At the moment as i'm looking into some deep learning stuff so i've got a lot of time between drinks - pretty much every stage of it is an obnoxiously slow process.

Lots of other little things to look into as well, and now the next yearly contract has finally been done I don't have an easy excuse for putting in fuck-all hours!

Tagged java.
Sunday, 02 September 2018, 12:56

Dead Cats Dont Bounce

My cat died sometime in the last few weeks.

He was acting a bit strange and sore for a while. I later found out my nephew had stepped on him - looking at his fucking phone no doubt. But following that he did seem to recover - he wasn't quite himself but he didn't seem to be bothered by anything as such. Then one day he stopped turning up for food and I haven't seen him since. However I started to smell dead-animal from a spot he used to sleep in. Unfortunately (or perhaps fortunately) I can't get to where it is - deep under a low deck - so I just have to wait for the flies and bugs to do their work. It's also right next to the loungeroom so it's a bit unpleasant depending on the weather.

Rest In Peace gentle killer.

Life goes on ...

In other news.

Work has been slow for a few months - partly my mood, partly the work, and significantly the countract hasn't been renewed. There's still some money remaining but it's running out. The org is just being funny about contractors, they'd rather deal with multinationals who fleece them and the country than with local businesses.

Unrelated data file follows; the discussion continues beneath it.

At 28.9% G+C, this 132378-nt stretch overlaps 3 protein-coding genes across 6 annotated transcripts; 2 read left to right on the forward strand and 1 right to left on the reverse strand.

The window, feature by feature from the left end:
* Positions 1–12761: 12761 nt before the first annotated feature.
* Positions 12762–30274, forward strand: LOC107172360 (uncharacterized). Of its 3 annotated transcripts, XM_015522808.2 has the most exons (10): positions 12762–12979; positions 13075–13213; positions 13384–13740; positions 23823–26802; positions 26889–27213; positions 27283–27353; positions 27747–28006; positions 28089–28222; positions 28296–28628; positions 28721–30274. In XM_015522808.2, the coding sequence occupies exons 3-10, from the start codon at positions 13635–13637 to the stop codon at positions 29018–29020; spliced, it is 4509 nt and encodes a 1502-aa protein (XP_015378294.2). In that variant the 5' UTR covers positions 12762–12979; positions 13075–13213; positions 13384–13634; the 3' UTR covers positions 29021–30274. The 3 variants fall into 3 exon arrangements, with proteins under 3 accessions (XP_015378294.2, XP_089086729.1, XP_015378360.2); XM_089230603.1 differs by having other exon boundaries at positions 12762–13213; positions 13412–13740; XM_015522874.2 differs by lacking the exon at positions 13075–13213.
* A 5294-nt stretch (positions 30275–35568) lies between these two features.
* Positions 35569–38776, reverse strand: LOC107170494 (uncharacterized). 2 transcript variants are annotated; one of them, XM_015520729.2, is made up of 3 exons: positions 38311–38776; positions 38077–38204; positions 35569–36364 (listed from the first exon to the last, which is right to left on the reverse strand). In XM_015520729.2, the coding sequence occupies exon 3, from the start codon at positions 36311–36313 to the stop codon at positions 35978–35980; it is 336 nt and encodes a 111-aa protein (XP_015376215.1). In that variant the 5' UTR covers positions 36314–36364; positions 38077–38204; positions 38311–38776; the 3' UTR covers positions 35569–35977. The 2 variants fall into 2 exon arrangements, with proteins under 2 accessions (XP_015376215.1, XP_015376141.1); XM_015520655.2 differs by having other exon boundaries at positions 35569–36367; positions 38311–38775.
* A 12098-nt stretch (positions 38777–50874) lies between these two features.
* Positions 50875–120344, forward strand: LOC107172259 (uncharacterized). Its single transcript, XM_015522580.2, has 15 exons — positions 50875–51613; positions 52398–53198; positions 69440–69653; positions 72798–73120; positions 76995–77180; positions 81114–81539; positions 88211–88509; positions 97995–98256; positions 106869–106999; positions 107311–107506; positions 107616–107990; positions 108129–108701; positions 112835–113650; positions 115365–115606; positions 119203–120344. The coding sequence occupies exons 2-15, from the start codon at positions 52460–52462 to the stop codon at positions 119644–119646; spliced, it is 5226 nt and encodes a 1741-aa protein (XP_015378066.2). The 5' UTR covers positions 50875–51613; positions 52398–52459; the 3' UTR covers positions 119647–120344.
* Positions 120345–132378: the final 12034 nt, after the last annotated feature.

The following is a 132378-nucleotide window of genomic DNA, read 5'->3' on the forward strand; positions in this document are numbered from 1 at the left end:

Not that I really care, barely been doing 2 days/week of work and i'm still earning enough to blow way way too much at the pub. At least those 2 days have been solid lately, customers are super-happy with everything. The weather is slowly improving but still has a ways to go to be beer drinking weather, not that it's stopped me so far. The the weird bloke in a kilt that hangs around a certain pub. Hmmm.

Nephew is pissing me off by just being here (i'm still not sure how annoyed i should be with him over the whole stepping on the cat thing). He was only supposed to be living with me for a couple of months while he prepared the paperwork to go into the army after emigrating from The Philippines but he decided to do an apprentiship instead and he's been here over a year now. Mostly nothing major but it's the little things like having to clean the stove up to use it every time he's used it before, stack the dishwasher properly, remind him to do things, and well just having someone else banging around the house. His old man is visiting this week so hopefully I can find out when he's moving out.

I've been lazy lazy for months but I finally did a few things on the garden and around the house - pruning, mulching, weeding, clearing up piles of wood. Build a short staircase from the deck to the ground (one day to be paving). A few days here and there of warmer weather helped.

My mood has continued to be pretty flat for the most part, and worse than that every now and then. Often but not always sleep related - i'm always tired but sometimes more tired than others. I have to stop reading the news and forums - the world is just so fucked up and so are too many of the people in it. Every time I read about big corps or politicians I just want to go drink (or just sleep).

Odds n Sods

Not playing games much but when I do it's usually No Man's Sky. I think the game design is getting a little unfocused but it's still an ok way to blow a few hours now and then. I really dislike the new sentinal timeout mechanics though.